Hence, given the difference of voters, in particular in Constituency 6 and Constituency 3, the consequence is in the difference of about 5 more seats won.

According to the initiative, the Electoral Code should particularly see to the number of voters in the constituencies and in this direction the number of voters to be commensurate in order not to create situations which could lead to the winning of a seat more in any constituency.

Given the facts of the case in the initiative it is considered that the current legal position risked the spillover of 5 seats, which led to an improper and inequitable representation of the ethnic communities in the bodies of state power, and inequality of the voting right of the citizen and his right to take part in the carrying out of public offices.

Due to what has been noted, it is proposed that the Constitutional Court instigate proceedings for the appraisal of the constitutionality of the contested articles of the Electoral Code and at the same time it is requested that an interim measure be pronounced for discontinuation of the performance of all actions taken on the basis of the contested articles until a final decision is made.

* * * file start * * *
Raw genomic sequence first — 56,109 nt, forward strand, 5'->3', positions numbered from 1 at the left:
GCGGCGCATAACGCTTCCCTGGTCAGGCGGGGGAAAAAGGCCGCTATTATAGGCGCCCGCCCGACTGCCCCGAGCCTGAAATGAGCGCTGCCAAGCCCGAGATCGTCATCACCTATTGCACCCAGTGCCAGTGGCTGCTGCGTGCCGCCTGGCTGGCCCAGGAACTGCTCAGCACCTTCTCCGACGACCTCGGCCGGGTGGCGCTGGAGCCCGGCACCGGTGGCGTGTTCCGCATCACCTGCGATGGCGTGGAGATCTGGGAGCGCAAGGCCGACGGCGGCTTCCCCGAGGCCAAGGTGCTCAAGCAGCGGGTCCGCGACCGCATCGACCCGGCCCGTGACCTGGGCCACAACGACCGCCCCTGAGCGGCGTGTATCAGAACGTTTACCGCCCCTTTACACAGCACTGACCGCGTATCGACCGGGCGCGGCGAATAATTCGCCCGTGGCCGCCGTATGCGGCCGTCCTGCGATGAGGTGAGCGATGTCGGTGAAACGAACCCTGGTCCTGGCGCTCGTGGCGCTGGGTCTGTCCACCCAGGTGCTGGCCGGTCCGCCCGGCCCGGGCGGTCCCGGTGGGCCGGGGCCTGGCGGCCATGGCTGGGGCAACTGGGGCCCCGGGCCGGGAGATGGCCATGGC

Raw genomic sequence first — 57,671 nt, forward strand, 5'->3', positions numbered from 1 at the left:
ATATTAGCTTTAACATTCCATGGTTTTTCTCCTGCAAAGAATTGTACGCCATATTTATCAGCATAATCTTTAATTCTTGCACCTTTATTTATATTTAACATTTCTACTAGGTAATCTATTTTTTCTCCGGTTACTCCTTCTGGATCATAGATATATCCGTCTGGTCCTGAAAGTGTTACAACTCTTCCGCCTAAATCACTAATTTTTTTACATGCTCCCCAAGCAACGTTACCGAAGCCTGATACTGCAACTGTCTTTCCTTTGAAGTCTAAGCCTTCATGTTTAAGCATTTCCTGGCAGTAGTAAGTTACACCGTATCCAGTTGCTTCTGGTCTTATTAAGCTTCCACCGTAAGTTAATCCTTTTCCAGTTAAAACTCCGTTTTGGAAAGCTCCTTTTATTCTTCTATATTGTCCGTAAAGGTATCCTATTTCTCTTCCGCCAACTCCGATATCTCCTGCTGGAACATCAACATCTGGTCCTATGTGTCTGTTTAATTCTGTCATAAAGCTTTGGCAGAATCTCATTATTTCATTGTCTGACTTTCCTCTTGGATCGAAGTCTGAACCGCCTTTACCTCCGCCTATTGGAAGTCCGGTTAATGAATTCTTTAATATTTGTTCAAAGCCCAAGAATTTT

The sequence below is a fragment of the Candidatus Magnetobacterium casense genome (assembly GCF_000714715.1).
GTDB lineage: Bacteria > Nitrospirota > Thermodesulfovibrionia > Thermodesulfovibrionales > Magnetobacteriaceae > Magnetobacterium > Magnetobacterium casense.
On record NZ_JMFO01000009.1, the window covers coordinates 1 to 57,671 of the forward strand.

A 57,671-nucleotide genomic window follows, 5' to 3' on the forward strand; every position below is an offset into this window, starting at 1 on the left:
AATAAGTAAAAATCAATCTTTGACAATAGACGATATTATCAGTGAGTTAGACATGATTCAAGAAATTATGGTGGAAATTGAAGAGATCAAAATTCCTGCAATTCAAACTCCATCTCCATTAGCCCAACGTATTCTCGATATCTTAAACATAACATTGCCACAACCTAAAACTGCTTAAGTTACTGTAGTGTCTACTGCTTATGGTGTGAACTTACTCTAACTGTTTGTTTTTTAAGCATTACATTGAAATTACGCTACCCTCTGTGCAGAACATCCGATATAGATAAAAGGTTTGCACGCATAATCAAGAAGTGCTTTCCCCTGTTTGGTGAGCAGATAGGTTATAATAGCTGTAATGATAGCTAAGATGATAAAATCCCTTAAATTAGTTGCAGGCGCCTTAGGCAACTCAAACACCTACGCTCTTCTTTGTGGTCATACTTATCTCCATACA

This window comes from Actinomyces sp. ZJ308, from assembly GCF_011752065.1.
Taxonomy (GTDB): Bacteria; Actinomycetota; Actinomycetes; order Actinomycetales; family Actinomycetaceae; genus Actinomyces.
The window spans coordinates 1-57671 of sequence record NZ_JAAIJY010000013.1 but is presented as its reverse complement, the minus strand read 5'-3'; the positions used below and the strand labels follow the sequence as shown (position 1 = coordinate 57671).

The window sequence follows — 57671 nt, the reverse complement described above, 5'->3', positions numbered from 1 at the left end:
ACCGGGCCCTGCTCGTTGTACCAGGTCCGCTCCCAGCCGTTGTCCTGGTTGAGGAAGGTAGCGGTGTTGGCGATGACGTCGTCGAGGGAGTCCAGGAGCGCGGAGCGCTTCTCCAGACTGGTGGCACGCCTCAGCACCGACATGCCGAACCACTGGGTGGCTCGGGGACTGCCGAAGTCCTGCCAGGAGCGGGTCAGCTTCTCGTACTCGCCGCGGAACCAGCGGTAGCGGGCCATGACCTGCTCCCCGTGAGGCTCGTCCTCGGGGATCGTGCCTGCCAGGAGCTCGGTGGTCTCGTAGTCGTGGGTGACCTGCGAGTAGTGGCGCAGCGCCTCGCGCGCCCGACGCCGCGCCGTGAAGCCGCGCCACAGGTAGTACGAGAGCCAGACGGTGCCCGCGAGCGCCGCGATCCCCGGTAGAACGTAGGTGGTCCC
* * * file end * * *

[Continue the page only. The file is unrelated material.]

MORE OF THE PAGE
4. At its session the Court found that Article 4 paragraph 3 of the Electoral Code stipulates that the number of voters in the constituencies may differ from minus 5% to plus 5% at the most in reference to the average number of voters in the constituencies, with the exception of the constituencies in Europe and Africa, in North and South America and Australia and Asia.

Under Article 175 of the same Code, six constituencies are defined in the Republic of Macedonia, in which the territory of the municipalities and the polling stations for each constituency are defined.

5. Under Article 9 paragraph 2 of the Constitution all citizens are equal before the Constitution and laws.

Under Article 22 of the Constitution, each citizen upon reaching 18 years of age acquires the right to vote. The right to vote is equal, universal and direct, and is exercised at free elections by secret ballot. Persons deprived of the right to practise their profession by a court verdict do not have the right to vote.

Pursuant to Article 23 of the Constitution, every citizen has the right to take part in the performance of public offices.